How did you fare with what is known as the biggest ransomware attack in history? The good news is that none of our clients have reported any infections. FedEx, government entities, hospitals, cloud environments that affect thousands of users right down to home users had their files locked up recently with a ransom note on them. Some articles say it was an XP vulnerability, an email attachment, an infected website, unpatched computers and servers, or a port used for Windows servers to communicate to network computers. For clarification, this virus does not just affect XP. And, if you are on XP, you should phase it out quickly because it’s an electronic petri dish waiting to attract a bug to infect everything else on your network. The common theme seems to be that once it infects a computer on a network that it goes from computer to computer if it is able to. This is what classifies this virus as a worm which is pretty serious. It tries to manifest though networks from an infected computer or server, but also tries to do the same thing on the internet by scanning IP addresses and looking for a way in.
The vulnerability has been around for quite some time and was known by the NSA before it was leaked into the wild. Once that occurred a few weeks ago, Microsoft released a patch to fix the problem so that any attempts to exploit it would be benign. If you update your Windows patches regularly, then there was no need to worry. I know it’s hard to believe, but some people prefer not to install any updates when they shut down because it can take a lot of extra time to install them. Keep in mind that whenever a Windows patch is available it means that Microsoft identified a hole in their software. They have to release notes on what the patch will fix. If you are a hacker, you read the whole whitepaper and get to work to write code that will breach it. If exploited, you might see an attachment in your inbox soon after or other methods can be employed to deliver it to your system. The odds are very good that most computers will not have the patch installed for weeks or even months because it’s time out of our day. Like complex passwords, it’s just not convenient but it sure is important. It’s also crucial that when updates are installing that if you force a shutdown of your computer, there is a high likelihood that it will corrupt Windows and damage your files. If it’s installing updates, let it run as long as it needs to unless you like to see our smiling faces on site.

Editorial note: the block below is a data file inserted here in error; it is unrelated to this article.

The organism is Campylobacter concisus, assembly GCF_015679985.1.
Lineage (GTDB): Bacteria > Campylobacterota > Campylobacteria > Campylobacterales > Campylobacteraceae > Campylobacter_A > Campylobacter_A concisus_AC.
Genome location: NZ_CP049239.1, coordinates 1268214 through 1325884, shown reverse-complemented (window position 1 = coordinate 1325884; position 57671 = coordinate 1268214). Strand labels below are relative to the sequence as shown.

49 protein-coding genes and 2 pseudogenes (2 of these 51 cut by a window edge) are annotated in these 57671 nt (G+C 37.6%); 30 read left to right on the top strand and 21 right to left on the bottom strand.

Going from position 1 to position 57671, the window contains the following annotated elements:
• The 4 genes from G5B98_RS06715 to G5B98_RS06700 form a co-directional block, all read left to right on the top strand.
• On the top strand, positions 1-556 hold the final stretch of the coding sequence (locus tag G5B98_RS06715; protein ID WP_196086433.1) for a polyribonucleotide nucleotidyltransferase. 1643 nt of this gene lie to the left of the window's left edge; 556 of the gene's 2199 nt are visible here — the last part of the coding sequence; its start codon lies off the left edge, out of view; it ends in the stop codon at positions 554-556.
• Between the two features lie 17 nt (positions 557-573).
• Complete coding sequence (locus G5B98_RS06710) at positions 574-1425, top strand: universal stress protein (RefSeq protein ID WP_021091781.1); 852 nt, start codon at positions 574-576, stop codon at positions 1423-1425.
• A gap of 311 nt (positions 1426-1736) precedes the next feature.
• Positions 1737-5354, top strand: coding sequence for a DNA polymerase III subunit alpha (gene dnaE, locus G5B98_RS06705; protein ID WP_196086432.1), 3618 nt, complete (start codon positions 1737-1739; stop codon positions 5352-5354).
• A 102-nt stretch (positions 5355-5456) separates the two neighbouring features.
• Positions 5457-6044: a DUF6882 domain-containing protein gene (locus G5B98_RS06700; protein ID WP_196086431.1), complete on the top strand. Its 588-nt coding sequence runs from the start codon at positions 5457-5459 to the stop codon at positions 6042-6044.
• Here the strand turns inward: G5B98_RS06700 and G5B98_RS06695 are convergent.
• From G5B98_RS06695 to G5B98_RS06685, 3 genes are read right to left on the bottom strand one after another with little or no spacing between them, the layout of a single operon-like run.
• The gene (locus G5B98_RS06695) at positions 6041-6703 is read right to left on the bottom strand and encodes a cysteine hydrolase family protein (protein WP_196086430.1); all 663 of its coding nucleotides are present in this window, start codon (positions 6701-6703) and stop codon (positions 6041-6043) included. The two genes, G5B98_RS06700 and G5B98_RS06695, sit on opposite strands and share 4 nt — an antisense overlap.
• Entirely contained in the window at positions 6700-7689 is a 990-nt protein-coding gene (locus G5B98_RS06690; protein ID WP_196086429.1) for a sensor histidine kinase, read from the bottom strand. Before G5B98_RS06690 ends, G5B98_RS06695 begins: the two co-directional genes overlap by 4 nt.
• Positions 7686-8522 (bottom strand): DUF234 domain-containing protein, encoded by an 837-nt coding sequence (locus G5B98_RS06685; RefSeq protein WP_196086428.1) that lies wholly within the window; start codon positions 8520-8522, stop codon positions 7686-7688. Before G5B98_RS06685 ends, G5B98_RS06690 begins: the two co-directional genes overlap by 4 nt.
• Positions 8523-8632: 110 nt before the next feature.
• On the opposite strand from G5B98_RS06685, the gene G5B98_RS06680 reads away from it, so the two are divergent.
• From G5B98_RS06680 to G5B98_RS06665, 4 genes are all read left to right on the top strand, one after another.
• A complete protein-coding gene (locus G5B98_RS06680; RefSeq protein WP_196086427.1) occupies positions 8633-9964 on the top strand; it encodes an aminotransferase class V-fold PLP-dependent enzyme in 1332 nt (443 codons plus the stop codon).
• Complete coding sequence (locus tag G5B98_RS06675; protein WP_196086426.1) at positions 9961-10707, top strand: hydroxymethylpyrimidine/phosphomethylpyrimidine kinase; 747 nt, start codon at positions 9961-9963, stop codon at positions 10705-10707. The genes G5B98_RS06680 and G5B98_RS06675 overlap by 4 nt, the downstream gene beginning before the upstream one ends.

So what are the basic security tools that you need to protect yourself from these types of threats? It’s the same thing you have heard from the IT department for as long as there was such a department:
• Backup – most important, and last line of defense. Without it, pay your ransom!
• Firewall – it helps keep internet cooties out.
• Operating system patching – this closes holes that are discovered from time to time and is usually discovered when someone else gets infected.
• Antivirus – stops many (but not all) threats at the PC level, if they get past the firewall and patching.
Over the last 13 years, Eagle Network Solutions has come into contact with many different threats as well as products that mitigate these threats. Naturally, there are varying degrees of security and like many other things your business needs, you can economize at your own peril, but you can also overspend and still have a problem. The right mix is worthy of a conversation that takes your environment into account, but you have to have the 4 pillars above no matter what. We look for ways to apply security that do not factor in humans that need to be reminded to do things at a certain time, and we also insist on using products that integrate with our monitoring system and billing system. If there is a problem, we want it to open a ticket rather than turn on a red light somewhere that we were supposed to check. Wouldn’t you like to hear that because you were on a maintenance contract with us that there was no reason to worry about the Wannacry virus as of about a month ago because patching on your devices was already done? Or, that we saw an attempted breach via a ticket that our managed antivirus created but that it was quarantined and mitigated before you even knew it?
Viruses don’t morph on their own like they do in the body – variants are created by hackers top get around patches and because of that, these incidents will continue and will probably make bigger headlines. Over the last 4 years, ransomware has been a billion dollar business and the criminals never seem to be caught. Cryptocurrency such as Bitcoin keeps their lucrative revenue stream safe and they leave almost no digital footprints, so they have no reason to stop the practice. All the recommendations I mentioned above can still be circumvented. It’s necessary, but security is always one step behind the developer of the malicious code. The most important defense is a working backup if all else fails.
There are other best practices that we can recommend based on your business that can help protect your network and data from these types of viruses, but being vigilant and erring on the side of caution is still the rule of thumb. If you are not sure about a link or attachment, don’t open it. Pick up the phone and verify that it really came from the person you thought it came from or call our help desk if you are not sure. A quick call could save days of downtime. We also have a one page basic network security guide that illustrates basic security and the pros and cons of each. Security is a balance between safety and convenience. Not all of our clients will implement all of our recommendations, but 4 days after the worst ransomware attack in world history, none of our clients fell prey to it.
If you would like to discuss your network security further or have questions, please give us a call or email us at email@example.com.